Nature has its own methods of preparing for the unexpected such as the current severe drought conditions, and its consequences. What a shame those entrusted with the responsibility to govern this great country, and carry out the will of the majority, having asked the question, do not have the same in built integrity and understanding about what is required to ensure the survival of Great Britain.
It is quite astonishing to watch as the months and years have gone by since the Referendum, the escalating contempt that Mr Barnier in particular, and his unelected cronies in Brussels have for our Prime Minister, her ministers and the people of this country.
It is beyond belief that there are still those who wish to tie the UK to the EU indefinitely, dominated by bullying tactics, and bound to the protectionist racket which benefits above all Germany and France.
Surely by now it is obvious that this undemocratic corrupt institution is well past its sell by date, and if we wish to regain our independence, and increase opportunities to trade globally, production from manufacturing and agriculture, we must escape the clutches of this xenophobic organisation.
The weather continues to put farmers and growers under pressure. It is still early to combine some crops, but many ceased growing weeks ago resulting in reduced yield and uncertain grain quality.
This week we shall have another go at the winter barley, some of which is well ready, but due to secondary germination contains a high proportion of unripe grain and straw. The combination of ripe and green grains, once in the barn, will suffer and overheat.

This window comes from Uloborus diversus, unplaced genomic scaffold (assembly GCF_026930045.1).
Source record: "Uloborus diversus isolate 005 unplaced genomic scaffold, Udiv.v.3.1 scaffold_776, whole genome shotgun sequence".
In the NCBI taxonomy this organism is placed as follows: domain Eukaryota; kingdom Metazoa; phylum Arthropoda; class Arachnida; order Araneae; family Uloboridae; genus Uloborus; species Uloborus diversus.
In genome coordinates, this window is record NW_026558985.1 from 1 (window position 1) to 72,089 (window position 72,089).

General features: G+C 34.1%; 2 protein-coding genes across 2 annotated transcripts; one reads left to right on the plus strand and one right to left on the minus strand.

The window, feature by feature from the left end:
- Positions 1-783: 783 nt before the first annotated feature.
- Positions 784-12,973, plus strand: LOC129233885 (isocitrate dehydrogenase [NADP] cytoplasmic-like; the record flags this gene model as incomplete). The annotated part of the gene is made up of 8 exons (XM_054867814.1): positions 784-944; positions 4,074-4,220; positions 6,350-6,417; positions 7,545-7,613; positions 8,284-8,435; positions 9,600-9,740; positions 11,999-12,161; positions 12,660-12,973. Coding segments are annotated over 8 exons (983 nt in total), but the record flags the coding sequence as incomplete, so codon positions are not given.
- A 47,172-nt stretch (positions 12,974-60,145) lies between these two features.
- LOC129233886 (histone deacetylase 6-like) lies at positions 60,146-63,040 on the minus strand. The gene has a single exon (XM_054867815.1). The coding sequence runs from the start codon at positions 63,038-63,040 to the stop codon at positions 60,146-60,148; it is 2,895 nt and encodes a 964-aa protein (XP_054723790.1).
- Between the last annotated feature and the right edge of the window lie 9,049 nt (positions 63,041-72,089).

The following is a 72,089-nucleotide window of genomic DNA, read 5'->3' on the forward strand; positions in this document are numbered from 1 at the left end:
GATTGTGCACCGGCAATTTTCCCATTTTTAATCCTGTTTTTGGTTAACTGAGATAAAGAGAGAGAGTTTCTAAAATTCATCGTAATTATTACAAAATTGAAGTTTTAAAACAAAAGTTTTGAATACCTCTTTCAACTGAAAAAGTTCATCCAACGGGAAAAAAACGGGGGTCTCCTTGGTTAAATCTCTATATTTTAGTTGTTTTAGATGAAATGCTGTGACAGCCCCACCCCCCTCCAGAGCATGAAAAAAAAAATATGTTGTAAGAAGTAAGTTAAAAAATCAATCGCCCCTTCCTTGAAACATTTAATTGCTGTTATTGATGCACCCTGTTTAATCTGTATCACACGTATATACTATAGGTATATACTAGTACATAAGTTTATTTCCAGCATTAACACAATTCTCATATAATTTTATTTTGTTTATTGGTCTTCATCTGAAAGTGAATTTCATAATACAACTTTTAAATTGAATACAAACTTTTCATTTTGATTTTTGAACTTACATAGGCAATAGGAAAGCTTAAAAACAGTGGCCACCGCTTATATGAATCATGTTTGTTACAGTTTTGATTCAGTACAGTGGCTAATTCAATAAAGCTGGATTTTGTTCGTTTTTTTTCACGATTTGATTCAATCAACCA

The plight of many vegetable and soft fruit growers has been highlighted in the farming press and media, and despite the ability of most to irrigate, this is not possible for all, or is the best method to grow these crops.
There will be shortages going into the autumn and winter, but even now salad crops are being imported to keep supermarket shelves topped up.
The livestock industry is also affected. As grass has stopped growing, and maize crops appear to be half their usual abundance, some farmers are cutting and feeding direct to cattle, when it would normally be ensilaged for winter feed. Prices for all bought in bedding and animal feed are escalating. Putting further pressure on production costs.
Having had such a long hard wet winter, reserves of winterfeed and bedding are already at an all-time low. The severe drought on top of that puts pressure and stress upon an already financially and physically squeezed agricultural sector which is of deep concern.
The risk of fires has been demonstrated all too clearly with yet another destructive fire on the Downs last week. Flints create risk as just one spark, as they pass through the combine has the possibility of setting the whole field alight.
Vigilance amongst us all is essential, which includes members of the public. A spark from a BBQ, a carelessly flung cigarette, and lighting hazardous dangerous Chinese lanterns, can cause catastrophic damage, and financial and physical loss.
The stories of youths deliberately setting light to crops and undergrowth is truly shocking. I sincerely hope they are appropriately disciplined, and understand the enormity of their actions.
Life is hard for the farming sector, we already see the toll on mental health amongst our neighbours and colleagues. At times like these when even Mother Nature is piling on the pressure, we must take the time to check on them and ensure that they are coping both mentally and physically.